Tag Archives: UC Berkeley

Crime

Berkeley police: Drug was used in Cal fraternity rape case

Delta Upsilon at UC Berkeley. Image: Google maps
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Update, Oct. 17: The case against Eugene Quillin has been dismissed, and he has been exonerated and found factually innocent.

Original story, Oct. 7: A 20-year-old UC Berkeley student has been charged with raping a woman at a Cal fraternity in late September who also had been drugged, according to authorities.

The Alameda County district attorney’s office charged Eugene Franklin Quillin this week with rape by use of drugs, in that he “did unlawfully have and accomplish an act of sexual intercourse with a person … where said person was prevented by resisting by an intoxicating, anesthetic, and controlled substance.” … Continue reading »

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Berkeley police make frat house arrest in rape case

Delta Upsilon at UC Berkeley. Image: Google maps
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Update, Oct. 17: The case against Eugene Quillin has been dismissed, and he has been exonerated and found factually innocent.

Original story, Oct. 3: Police have arrested a 20-year-old UC Berkeley student in connection with a sexual assault reported last weekend.

Berkeley police arrested Eugene Quillin on Thursday at UC Berkeley’s Delta Upsilon fraternity house at 2425 Warring St. after serving a search warrant there, authorities said. As of Friday afternoon, Quillin had been released on bail, according to the Alameda County sheriff’s department.

Thursday, the University of California Police Department sent out an email notice to report two instances of sexual assault at fraternities Saturday. Both had been reported to the Berkeley Police Department.

Berkeley police also received a report of a third sexual assault Saturday that “may have occurred in a fraternity,” according to UCPD. No further information on those incidents has been released.  … Continue reading »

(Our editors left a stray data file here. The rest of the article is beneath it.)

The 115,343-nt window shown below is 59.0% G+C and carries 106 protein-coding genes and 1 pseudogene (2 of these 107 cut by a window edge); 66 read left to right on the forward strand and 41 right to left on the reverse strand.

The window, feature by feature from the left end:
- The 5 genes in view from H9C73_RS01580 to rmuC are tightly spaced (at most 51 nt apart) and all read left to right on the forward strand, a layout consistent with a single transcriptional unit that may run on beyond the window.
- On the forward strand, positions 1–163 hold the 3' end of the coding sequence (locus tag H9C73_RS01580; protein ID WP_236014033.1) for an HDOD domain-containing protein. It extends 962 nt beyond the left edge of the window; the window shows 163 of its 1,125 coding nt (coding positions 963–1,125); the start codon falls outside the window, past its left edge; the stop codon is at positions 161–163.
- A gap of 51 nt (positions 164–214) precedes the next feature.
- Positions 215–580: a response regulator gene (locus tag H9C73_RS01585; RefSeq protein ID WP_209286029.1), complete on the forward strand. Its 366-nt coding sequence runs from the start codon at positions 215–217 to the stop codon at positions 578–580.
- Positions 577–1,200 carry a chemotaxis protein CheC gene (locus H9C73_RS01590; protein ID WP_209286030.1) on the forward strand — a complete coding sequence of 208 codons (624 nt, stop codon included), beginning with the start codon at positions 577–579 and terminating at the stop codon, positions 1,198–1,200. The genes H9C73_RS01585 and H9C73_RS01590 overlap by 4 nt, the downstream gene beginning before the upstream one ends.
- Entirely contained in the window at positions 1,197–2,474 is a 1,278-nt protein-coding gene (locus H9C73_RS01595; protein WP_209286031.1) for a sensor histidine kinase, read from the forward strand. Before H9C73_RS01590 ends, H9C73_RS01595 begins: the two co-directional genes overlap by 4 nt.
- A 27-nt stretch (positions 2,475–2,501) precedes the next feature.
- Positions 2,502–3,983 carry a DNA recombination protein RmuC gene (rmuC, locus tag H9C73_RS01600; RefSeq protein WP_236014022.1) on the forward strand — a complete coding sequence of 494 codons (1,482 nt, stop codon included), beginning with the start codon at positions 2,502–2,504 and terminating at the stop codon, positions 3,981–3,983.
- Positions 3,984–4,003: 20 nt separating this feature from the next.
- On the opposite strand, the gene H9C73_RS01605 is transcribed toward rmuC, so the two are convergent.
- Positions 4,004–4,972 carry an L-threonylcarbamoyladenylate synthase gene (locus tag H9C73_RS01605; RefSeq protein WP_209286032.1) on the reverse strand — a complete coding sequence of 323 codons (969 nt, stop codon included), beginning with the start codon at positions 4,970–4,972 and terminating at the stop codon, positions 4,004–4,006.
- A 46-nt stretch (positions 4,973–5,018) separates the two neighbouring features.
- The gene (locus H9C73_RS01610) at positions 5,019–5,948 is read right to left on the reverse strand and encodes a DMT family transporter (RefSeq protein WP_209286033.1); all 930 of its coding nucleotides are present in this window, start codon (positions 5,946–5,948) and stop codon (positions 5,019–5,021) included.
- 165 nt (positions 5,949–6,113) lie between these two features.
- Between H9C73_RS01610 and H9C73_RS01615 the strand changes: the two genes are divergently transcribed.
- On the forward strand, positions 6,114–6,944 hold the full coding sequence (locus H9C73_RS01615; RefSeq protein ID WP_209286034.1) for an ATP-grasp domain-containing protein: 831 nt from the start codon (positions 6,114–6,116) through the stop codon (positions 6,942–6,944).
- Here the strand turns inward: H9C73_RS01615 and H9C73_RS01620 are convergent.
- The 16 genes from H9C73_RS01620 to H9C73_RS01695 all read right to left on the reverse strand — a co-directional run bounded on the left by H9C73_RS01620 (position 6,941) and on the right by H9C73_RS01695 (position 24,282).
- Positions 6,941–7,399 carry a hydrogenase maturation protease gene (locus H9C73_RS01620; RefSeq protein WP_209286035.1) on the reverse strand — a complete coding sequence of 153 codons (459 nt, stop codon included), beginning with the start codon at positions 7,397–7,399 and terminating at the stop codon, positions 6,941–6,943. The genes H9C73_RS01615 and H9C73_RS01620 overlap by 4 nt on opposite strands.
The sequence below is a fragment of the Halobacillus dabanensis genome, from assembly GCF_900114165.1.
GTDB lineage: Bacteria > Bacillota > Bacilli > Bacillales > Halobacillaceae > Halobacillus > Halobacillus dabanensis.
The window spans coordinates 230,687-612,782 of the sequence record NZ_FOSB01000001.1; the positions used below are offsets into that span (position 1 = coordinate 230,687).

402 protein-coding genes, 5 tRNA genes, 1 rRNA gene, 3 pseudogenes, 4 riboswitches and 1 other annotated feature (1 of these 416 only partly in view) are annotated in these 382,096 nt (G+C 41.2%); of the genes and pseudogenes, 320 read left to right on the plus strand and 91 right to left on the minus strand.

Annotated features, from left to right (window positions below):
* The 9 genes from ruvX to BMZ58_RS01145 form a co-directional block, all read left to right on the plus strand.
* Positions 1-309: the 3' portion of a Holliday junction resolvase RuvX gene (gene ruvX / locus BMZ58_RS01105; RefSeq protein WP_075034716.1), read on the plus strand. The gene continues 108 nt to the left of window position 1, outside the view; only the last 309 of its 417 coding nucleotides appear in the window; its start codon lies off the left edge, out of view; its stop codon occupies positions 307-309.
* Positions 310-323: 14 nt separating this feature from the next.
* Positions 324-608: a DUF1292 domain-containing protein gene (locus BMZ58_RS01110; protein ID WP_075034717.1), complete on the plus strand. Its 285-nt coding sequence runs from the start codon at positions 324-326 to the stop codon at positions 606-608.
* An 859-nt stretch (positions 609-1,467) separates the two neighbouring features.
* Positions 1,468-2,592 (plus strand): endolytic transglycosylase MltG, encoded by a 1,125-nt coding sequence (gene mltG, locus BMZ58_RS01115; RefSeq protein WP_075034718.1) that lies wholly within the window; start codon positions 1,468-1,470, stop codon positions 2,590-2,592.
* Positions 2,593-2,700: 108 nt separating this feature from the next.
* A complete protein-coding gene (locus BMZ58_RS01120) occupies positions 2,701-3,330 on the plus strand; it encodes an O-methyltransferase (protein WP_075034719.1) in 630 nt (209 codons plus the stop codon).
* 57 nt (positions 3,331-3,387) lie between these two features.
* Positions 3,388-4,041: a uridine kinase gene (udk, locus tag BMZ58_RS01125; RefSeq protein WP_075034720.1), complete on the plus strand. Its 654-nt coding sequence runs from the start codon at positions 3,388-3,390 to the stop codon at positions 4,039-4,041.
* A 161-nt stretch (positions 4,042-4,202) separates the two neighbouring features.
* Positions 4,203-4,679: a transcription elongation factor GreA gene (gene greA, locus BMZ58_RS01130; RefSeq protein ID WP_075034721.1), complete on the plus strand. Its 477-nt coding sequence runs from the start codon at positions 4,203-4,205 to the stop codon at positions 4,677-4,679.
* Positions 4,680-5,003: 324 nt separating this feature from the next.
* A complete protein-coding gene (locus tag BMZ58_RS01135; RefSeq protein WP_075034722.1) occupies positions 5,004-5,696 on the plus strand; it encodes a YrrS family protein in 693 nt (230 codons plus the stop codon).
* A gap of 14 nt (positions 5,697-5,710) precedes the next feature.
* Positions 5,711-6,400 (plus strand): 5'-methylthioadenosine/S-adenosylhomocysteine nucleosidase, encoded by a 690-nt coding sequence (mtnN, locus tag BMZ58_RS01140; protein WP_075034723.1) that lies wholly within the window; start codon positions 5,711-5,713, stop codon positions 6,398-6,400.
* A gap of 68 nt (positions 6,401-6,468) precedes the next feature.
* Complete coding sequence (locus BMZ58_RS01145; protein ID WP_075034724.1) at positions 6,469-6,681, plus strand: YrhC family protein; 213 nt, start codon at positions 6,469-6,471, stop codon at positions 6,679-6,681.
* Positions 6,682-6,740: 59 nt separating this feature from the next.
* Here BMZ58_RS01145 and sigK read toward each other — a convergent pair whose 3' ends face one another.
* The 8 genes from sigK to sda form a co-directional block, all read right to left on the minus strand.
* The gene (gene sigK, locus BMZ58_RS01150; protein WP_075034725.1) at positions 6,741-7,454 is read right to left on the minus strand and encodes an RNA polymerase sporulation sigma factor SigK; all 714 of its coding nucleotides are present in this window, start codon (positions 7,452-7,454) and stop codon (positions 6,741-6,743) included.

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Photos: Rally on UC Berkeley campus marks 50th anniversary of the birth of the Free Speech Movement

The Free Speech Movement rally held at UC Berkeley on Oct. 1, 2014. Photo: Ted Friedman
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Oct. 1 marked the 50th anniversary of the Free Speech Movement, a protest that lasted for three months but set the stage for the turbulent 1960s.

On that day, thousands of UC Berkeley students protested on the Cal campus, surrounding a police car parked near Sproul Plaza. Jack Weinberg was inside the car and stayed inside it for 32 hours, having been arrested for distributing political material on university grounds despite rules that forbade it.

A graduate student, Mario Savio, climbed on top of the police car at one point and demanded Weinberg’s release. He also spoke out against the university’s restrictions against handing out political material. That impromptu speech catapulted him into the leadership of what would come to be known as the Free Speech Movement.

Read more, and enjoy these photos taken by Ted Friedman at the rally held 50 years later at the same spot at UC Berkeley when FSM veterans — including Weinberg and Savio’s wife, Lynne Hollander Savio — joined current students to mark the movement’s golden anniversary. … Continue reading »

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Op-ed: UC profits from the fossil fuel industry